In recent years, we have been working on a project to develop global competence using diatoms. Global competence is one of the educational issues that the OECD considers important. Our project is being implemented in schools in Japan, India, and the United States using SimRiver and diatom specimens collected from the same river in each country, past and present (Mayama et al. 2021). Currently rivers in the developed countries are clean, but in the past, they were polluted. On the other hand, the condition of rivers in developing countries is the opposite of that in developed countries. Diatoms are proxies for the environment, so specimens from the past are evidence of the river environment at that time. By using SimRiver to create a diatom community like the specimens, students can learn about the watershed environment at that time. Students from developed and developing countries will learn about the past and present conditions of the river environment in each other’s countries, consider the reasons for these conditions in terms of the differences in social conditions, culture, and customs of the countries, and exchange opinions to come up with ways to improve them (Fig. 3).

 

Fig. 3 Diatom samples collected from the same rivers in Japan (left), India (middle), and US (right), past and present.

 

Rivers around the world are connected by oceans, and water has no borders. Diatoms can contribute to people’s happiness around the world through education that helps people think about water stewardship.

 

Shigeki Mayama is a professor emeritus of Tokyo Gakugei University. Now he has a position at the Advanced Support Center for Science Teachers (ASCeST), TGU. Email Shigeki or drop a message below if you have any questions about the post.

 

References

  • Kosakai, K. and Mayama, S. (2015) Environmental education in high school for understanding river environment changing over long periods of time: A class activity using preserved diatom slides, simulation software and video images of an old river. Bull. Tokyo Gakugei Univ. Div. Nat. Sci. 67:33-34. https://ir.u-gakugei.ac.jp/bitstream/2309/139351/1/1880433_67_05.pdf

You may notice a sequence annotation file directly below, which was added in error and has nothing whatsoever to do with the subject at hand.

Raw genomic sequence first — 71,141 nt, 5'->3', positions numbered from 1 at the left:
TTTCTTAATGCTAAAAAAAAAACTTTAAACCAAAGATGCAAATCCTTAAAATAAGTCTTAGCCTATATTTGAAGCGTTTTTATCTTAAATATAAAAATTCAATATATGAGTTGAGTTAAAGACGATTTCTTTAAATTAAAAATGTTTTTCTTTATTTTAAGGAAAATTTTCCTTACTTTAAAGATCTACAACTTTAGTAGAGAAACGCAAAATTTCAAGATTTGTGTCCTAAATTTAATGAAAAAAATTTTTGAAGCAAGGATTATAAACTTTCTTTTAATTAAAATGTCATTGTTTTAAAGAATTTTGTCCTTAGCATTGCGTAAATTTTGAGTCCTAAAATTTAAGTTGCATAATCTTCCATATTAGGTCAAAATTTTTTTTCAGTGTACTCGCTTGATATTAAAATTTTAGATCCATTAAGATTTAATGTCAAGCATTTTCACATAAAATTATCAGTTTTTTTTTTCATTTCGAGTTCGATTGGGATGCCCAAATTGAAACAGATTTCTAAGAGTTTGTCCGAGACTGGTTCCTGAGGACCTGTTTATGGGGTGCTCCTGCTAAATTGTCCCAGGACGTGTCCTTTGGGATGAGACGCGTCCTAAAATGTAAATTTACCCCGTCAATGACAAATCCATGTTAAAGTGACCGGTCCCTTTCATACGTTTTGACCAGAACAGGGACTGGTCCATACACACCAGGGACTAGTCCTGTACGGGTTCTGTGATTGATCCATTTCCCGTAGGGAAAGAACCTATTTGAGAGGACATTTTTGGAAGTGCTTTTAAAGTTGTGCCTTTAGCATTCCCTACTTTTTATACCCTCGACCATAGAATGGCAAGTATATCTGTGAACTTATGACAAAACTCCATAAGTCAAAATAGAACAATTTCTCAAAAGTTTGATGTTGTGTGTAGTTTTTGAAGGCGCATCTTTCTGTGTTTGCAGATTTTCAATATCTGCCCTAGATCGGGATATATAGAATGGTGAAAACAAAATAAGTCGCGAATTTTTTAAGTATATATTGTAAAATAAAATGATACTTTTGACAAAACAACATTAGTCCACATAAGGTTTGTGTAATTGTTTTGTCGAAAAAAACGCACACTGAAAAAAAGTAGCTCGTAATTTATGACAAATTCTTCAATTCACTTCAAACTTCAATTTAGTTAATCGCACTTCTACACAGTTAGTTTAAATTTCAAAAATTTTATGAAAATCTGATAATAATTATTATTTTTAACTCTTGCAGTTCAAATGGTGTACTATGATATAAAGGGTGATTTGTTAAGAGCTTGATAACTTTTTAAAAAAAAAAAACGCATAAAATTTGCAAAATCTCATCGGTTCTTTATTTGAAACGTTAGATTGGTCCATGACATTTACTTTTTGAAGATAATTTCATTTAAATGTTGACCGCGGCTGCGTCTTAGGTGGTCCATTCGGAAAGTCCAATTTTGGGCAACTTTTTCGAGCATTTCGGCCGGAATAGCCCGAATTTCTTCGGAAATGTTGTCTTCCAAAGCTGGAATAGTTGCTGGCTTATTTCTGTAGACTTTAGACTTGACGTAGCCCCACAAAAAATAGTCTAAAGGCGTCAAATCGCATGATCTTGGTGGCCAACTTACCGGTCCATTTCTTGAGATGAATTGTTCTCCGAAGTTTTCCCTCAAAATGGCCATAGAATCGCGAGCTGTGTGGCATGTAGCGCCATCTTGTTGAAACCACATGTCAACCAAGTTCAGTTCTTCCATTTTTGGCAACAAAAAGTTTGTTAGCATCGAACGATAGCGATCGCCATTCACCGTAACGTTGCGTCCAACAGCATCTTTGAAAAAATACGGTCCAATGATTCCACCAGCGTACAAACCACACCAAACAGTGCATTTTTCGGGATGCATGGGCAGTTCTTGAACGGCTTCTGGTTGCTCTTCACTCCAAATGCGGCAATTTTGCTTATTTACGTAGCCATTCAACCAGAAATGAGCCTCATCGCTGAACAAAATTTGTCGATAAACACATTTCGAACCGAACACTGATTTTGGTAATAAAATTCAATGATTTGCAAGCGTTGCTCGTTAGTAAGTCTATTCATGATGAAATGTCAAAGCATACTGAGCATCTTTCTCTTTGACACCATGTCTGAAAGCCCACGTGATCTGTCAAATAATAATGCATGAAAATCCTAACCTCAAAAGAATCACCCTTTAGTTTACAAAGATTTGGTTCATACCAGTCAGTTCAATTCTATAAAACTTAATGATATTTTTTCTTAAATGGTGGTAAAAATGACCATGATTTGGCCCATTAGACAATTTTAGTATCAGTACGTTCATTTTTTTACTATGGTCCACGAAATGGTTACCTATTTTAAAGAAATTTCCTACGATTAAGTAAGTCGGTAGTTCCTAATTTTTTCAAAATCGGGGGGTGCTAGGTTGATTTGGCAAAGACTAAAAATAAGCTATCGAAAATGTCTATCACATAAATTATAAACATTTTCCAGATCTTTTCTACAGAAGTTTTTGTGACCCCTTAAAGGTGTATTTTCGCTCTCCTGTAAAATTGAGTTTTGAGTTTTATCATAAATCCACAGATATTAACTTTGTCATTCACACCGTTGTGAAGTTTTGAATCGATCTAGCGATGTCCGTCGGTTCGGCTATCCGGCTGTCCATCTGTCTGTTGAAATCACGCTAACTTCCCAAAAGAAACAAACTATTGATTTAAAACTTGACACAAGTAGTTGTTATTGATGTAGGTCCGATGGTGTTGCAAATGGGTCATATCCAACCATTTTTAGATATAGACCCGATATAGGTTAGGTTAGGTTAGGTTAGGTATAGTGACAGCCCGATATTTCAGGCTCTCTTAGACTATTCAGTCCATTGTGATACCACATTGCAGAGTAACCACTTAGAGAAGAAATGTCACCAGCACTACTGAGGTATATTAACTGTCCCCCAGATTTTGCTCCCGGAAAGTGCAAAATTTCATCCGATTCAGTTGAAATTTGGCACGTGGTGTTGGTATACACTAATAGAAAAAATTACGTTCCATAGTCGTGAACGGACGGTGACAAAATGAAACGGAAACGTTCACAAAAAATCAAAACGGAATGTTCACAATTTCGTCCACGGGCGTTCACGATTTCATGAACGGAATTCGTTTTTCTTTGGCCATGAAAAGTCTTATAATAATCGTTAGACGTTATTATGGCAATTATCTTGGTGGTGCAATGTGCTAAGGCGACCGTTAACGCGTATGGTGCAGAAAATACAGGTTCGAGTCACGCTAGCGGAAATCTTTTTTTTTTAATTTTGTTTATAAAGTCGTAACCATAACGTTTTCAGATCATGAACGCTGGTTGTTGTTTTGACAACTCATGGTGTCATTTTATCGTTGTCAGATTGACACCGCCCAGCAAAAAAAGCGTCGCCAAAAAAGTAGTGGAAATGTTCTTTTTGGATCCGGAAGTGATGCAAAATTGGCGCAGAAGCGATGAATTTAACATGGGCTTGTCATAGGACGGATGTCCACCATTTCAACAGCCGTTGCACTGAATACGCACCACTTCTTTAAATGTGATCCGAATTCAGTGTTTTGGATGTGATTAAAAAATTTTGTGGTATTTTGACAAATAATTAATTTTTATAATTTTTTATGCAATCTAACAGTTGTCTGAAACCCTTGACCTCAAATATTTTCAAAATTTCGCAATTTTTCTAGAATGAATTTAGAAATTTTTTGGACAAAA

• Mayama, S. (2005) A novel approach to the popularization of diatomology: An exhibition of diatoms, presented as a fusion of science and art (4). Diatom 21: 61-70.  https://doi.org/10.11464/diatom1985.21.0_61
  • Mayama, S., Julius, M., Balasubramanian, K., Kato, K. and Omori, H. (2021) International river environment education that combines simulations with specimens from different times and regions. Impact 2021(3): 35-37. https://doi.org/10.21820/23987073.2021.3.35
  • Mayama, S., Katoh, K., Omori, H., Seino, S., Osaki, H., Julius, M., Lee, J.H., Cheong, C., Lobo, E.A.., Witkowski, A., Srivibool, R., Muangphra, P., Jahn, R., Kulikovskiy, M.., Hamilton, P.B., Gao, Y.H., and Ector, L. (2011) Progress toward the construction of an international web-based educational system featuring improved “SimRiver” for understanding of river environments. Asian Journal of Biology Education 5: 2-14. http://aabe.sakura.ne.jp/Journal/Papers/Vol5/01%20Mayama%20et%20al.pdf
  • Mayama, S., Takahashi, O. and Yuasa, T. (2007) A case study of training students as science communicators in a teaching training college under the college system. J. Sci. Educ. Japan 31(4): 380-390. https://doi.org/10.14935/jssej.31.380
  • Murakami, J. and Mayama, S. (2016) Creation of “A town coexisted with river” in junior high school science: environmental simulation with a story using “SimRiver” software. Environmental Education Research 25:39-52. https://ir.u-gakugei.ac.jp/bitstream/2309/145228/1/AA11451969_25_039.pdf